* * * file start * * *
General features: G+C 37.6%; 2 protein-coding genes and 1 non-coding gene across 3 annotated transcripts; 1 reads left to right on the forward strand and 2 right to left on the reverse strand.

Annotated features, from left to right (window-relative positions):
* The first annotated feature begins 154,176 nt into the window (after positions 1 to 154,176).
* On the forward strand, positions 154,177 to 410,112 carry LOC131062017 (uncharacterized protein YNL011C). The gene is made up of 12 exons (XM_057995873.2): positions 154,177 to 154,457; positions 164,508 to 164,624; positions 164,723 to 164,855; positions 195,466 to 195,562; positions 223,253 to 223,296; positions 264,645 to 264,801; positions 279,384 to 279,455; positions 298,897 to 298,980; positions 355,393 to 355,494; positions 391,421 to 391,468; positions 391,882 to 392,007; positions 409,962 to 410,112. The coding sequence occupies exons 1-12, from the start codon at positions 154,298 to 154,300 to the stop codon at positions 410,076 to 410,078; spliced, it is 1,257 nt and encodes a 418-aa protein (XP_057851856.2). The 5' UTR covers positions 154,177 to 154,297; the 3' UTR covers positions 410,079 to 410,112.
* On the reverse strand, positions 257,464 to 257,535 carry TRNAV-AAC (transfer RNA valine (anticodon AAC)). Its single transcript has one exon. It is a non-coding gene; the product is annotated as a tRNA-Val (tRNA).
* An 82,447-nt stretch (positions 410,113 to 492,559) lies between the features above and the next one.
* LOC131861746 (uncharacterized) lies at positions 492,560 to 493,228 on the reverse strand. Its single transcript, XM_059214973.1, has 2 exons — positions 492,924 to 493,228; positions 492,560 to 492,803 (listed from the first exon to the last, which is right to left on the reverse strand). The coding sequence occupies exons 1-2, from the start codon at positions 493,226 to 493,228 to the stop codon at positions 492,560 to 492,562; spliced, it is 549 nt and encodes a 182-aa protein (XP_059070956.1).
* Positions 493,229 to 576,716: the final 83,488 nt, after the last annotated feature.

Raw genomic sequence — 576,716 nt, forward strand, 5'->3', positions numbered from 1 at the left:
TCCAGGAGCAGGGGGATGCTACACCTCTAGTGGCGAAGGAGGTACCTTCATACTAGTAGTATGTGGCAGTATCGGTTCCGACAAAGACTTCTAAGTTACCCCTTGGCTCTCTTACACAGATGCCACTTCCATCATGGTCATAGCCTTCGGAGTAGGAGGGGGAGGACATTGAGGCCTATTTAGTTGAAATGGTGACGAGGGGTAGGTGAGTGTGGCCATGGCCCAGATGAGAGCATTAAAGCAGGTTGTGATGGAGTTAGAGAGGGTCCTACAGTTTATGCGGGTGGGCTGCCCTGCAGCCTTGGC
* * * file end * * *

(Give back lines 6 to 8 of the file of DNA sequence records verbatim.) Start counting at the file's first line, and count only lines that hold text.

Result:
* An 82,447-nt stretch (positions 410,113 to 492,559) lies between the features above and the next one.
* LOC131861746 (uncharacterized) lies at positions 492,560 to 493,228 on the reverse strand. Its single transcript, XM_059214973.1, has 2 exons — positions 492,924 to 493,228; positions 492,560 to 492,803 (listed from the first exon to the last, which is right to left on the reverse strand). The coding sequence occupies exons 1-2, from the start codon at positions 493,226 to 493,228 to the stop codon at positions 492,560 to 492,562; spliced, it is 549 nt and encodes a 182-aa protein (XP_059070956.1).
* Positions 493,229 to 576,716: the final 83,488 nt, after the last annotated feature.